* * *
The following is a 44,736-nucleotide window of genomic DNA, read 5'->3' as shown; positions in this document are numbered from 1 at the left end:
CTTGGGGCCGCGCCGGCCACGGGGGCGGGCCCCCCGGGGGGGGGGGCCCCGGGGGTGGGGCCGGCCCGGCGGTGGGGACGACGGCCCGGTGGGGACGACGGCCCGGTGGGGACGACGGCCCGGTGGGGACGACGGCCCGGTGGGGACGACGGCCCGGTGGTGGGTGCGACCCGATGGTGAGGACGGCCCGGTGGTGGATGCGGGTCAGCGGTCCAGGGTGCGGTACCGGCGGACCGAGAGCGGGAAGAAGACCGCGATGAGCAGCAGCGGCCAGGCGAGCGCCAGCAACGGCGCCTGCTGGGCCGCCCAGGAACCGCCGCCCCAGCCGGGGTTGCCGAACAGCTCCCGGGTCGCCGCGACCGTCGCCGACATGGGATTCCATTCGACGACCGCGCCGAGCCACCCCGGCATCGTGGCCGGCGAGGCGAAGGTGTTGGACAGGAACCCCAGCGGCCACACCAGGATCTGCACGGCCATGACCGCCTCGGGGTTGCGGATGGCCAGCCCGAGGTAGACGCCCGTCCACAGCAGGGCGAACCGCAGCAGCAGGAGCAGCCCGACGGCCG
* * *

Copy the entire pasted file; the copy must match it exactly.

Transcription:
The following is a 44,736-nucleotide window of genomic DNA, read 5'->3' as shown; positions in this document are numbered from 1 at the left end:
CTTGGGGCCGCGCCGGCCACGGGGGCGGGCCCCCCGGGGGGGGGGGCCCCGGGGGTGGGGCCGGCCCGGCGGTGGGGACGACGGCCCGGTGGGGACGACGGCCCGGTGGGGACGACGGCCCGGTGGGGACGACGGCCCGGTGGGGACGACGGCCCGGTGGTGGGTGCGACCCGATGGTGAGGACGGCCCGGTGGTGGATGCGGGTCAGCGGTCCAGGGTGCGGTACCGGCGGACCGAGAGCGGGAAGAAGACCGCGATGAGCAGCAGCGGCCAGGCGAGCGCCAGCAACGGCGCCTGCTGGGCCGCCCAGGAACCGCCGCCCCAGCCGGGGTTGCCGAACAGCTCCCGGGTCGCCGCGACCGTCGCCGACATGGGATTCCATTCGACGACCGCGCCGAGCCACCCCGGCATCGTGGCCGGCGAGGCGAAGGTGTTGGACAGGAACCCCAGCGGCCACACCAGGATCTGCACGGCCATGACCGCCTCGGGGTTGCGGATGGCCAGCCCGAGGTAGACGCCCGTCCACAGCAGGGCGAACCGCAGCAGCAGGAGCAGCCCGACGGCCG